Dialysis-related amyloidosis occurs as a function of the deposition of fibrils originating from beta-2 microglobulin proteins, which accumulate at increasing levels in patients with advanced renal disease and who undergo long-term dialysis. In this form, in particular, the predominant condition is osteoarticular involvement, such as carpal tunnel syndrome and rotator cuff involvement.[38],[39]

Cardiac amyloidosis associated with transthyretin (TTR) is the second form of amyloidosis with a higher prevalence of cardiac involvement, and may be divided into hereditary and senile forms. The precursor protein is predominantly synthesized in the liver and plays a role as a carrier of retinol and thyroxine.[10],[14]-[18]

In the senile form, we identifie tissue deposition of the TTR wild form, especially in the myocardium, and a clinical picture of HF is observed. The association with carpal tunnel syndrome has been described, whereas renal involvement is a rare finding. It has been observed in necropsy studies that deposition of this amyloid material in the heart is a frequent finding, especially in previously asymptomatic patients.[22] Data from the Mayo Clinic group indicate that the prevalence of this form among patients with amyloidosis is approximately 8,5%, with a mean age of 77 years and the male sex representing 82% of the affected individuals. It has been found that it rarely occurs in patients below 70 years of age. Observational study, observed that patients usually have a slow progression and a survival, after the diagnosis, of approximately 43 months, compared to the 26.6 months of the mutant form.[18],[40]-[42]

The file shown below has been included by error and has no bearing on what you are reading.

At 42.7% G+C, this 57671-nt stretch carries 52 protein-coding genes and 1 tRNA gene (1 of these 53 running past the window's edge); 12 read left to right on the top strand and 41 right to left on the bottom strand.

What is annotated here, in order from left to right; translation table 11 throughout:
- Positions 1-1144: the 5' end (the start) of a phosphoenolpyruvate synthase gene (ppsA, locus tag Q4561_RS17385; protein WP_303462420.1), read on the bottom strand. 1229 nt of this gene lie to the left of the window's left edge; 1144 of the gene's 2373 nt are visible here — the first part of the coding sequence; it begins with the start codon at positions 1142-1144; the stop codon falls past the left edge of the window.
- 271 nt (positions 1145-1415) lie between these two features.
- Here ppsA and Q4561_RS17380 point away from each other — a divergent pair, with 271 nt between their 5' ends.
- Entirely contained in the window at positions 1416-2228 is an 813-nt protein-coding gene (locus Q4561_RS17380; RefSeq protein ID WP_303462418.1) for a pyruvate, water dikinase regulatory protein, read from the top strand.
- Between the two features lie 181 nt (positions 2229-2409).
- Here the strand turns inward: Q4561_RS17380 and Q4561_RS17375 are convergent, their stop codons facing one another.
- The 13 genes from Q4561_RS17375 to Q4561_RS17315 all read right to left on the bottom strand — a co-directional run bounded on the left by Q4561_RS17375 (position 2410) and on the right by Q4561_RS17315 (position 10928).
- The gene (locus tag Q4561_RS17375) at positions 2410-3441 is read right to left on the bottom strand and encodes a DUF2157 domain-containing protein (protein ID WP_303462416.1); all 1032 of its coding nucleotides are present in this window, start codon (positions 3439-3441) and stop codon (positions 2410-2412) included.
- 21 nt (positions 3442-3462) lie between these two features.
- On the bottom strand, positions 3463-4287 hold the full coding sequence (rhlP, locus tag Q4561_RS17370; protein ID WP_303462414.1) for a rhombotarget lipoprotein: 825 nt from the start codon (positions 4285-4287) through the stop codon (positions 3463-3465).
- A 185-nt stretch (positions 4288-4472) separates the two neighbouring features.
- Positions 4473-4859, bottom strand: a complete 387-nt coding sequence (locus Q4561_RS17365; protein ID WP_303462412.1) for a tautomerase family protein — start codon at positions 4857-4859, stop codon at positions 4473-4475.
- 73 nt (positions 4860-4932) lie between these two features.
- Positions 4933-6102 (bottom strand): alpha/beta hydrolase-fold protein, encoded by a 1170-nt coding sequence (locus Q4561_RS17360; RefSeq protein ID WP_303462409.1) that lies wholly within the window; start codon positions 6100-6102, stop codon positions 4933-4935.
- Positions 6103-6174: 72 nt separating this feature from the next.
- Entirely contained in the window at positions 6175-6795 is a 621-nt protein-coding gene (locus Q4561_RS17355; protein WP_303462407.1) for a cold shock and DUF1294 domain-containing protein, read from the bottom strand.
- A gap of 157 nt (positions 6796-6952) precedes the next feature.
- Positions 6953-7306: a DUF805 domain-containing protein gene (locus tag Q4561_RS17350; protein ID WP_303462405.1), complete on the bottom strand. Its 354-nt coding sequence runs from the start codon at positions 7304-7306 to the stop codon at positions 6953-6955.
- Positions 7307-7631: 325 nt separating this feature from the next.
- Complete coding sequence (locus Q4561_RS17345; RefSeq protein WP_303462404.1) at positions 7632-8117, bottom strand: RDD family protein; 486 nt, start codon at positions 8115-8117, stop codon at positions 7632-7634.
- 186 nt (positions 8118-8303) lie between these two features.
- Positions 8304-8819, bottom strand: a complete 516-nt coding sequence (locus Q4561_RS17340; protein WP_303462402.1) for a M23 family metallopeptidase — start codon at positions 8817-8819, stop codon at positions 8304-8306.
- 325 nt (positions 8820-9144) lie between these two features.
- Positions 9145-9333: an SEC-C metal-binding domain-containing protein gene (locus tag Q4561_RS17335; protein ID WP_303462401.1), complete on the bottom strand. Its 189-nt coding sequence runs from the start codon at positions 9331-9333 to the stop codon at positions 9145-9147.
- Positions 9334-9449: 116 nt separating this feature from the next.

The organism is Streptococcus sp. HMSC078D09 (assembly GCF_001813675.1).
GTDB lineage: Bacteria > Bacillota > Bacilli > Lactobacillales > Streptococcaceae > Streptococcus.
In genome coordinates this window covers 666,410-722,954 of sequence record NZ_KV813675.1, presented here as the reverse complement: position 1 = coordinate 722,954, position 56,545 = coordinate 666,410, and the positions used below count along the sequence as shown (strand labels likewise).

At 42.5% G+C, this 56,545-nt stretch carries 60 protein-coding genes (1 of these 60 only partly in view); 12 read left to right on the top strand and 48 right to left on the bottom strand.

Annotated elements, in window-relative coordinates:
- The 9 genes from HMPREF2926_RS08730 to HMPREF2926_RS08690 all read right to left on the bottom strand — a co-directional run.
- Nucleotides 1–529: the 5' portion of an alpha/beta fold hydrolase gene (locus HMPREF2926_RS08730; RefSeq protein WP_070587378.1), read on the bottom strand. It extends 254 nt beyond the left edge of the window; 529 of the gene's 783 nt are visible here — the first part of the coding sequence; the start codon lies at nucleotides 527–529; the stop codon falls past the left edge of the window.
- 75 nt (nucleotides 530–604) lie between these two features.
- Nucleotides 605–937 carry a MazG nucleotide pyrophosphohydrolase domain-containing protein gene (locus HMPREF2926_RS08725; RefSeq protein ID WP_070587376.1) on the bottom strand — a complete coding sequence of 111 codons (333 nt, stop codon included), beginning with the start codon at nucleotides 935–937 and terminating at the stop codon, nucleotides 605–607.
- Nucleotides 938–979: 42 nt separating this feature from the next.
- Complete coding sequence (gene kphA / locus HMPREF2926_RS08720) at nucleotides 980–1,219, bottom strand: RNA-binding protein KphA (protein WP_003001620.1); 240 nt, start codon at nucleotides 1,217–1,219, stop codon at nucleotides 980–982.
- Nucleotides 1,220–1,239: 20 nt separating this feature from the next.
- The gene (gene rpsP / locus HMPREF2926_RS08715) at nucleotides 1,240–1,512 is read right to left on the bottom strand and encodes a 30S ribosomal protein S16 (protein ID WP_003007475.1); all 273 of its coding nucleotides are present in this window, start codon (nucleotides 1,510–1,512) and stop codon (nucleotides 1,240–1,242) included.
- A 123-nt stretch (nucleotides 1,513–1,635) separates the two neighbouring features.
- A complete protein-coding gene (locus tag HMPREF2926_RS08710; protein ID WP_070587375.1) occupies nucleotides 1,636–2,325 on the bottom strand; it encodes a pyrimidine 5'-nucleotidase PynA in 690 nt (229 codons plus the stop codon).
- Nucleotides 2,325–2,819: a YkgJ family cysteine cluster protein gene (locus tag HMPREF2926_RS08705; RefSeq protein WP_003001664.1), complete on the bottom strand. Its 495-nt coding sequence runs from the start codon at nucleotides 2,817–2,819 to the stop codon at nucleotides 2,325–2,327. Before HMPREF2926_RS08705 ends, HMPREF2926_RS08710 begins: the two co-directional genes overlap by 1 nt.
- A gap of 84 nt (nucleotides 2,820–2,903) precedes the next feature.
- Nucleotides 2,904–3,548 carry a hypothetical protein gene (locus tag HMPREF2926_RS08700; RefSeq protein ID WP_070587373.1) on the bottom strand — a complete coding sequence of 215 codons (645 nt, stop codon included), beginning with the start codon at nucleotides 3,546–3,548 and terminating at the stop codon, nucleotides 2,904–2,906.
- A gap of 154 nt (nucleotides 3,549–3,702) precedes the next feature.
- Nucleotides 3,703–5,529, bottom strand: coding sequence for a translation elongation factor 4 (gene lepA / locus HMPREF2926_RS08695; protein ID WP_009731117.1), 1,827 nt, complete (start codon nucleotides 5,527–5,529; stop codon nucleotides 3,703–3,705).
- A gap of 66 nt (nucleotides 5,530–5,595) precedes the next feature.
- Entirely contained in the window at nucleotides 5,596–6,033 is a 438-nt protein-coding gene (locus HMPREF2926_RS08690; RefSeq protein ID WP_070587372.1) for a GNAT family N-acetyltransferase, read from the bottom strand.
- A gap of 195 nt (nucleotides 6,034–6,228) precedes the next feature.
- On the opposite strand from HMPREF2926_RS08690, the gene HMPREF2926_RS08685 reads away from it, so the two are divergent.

The hereditary form, unlike senile, affects patients in different age groups, but predominates a mean age lower than that found in patients with the senile form. The coding of TTR occurs on chromosome 18 and more than 70 mutations associated with this protein have been identified. In view of the suspicion of an amyloidosis by TTR, the sequencing of this protein from tissue or blood sample should be performed for the diagnosis and identification of a possible specific mutation that allows us to define the prognostic course of the patient and guide the investigation of the relatives. The Val122Ile mutation is more associated with the elderly and is predominantly male, presenting in 90% of the cases a clinical manifestation of a cardiomyopathy.[7],[10],[14],[15]

The most prevalent mutation in the world population is Val30Met, which presents marked neurological involvement, allied to a late cardiac involvement and is related to Corino de Andrade's disease, also known as familial amyloid polyneurophaty (FAP), which occurs along with sensory-motor peripheral polyneuropathy. Manifests, especially, at the age of 20 years, characterized by paresthesias, motor and autonomic disorders, besides studying with cardiac and renal impairment in the late phase of the disease. This condition has been identified as a genetic disease associated with the TTR mutation.[7],[10],[14],[22]

Clinical presentations

Amyloidosis cardiomyopathy is classically described as a directt HF model, often occuring together with ascites, predating lower limb edema and allying with hepatomegaly on physical examination. Unlike cardiac dysfunction with increased filling pressures, pulmonary edema is an infrequent condition in amyloidosis cardiomyopathy.[7],[8],[10],[14]

A rarer phenotype is the involvement of the interventricular septum with deposit of the amyloid material promoting the disproportionate thickening of the region, mimicking a hypertrophic cardiomyopathy. This presentation constitutes what is called a phenocopia, that is, a clinical condition that presents itself through manifestations typical of a disease of well-defined genetic origin.[21],[24],[41]

The report of syncope, due to autonomic nervous system involvement by amyloidosis, is a common finding in these patients and their presence in relation to physical exertion is associated with a worse prognosis, presenting a high mortality in three months, often due to sudden death.[21],[41]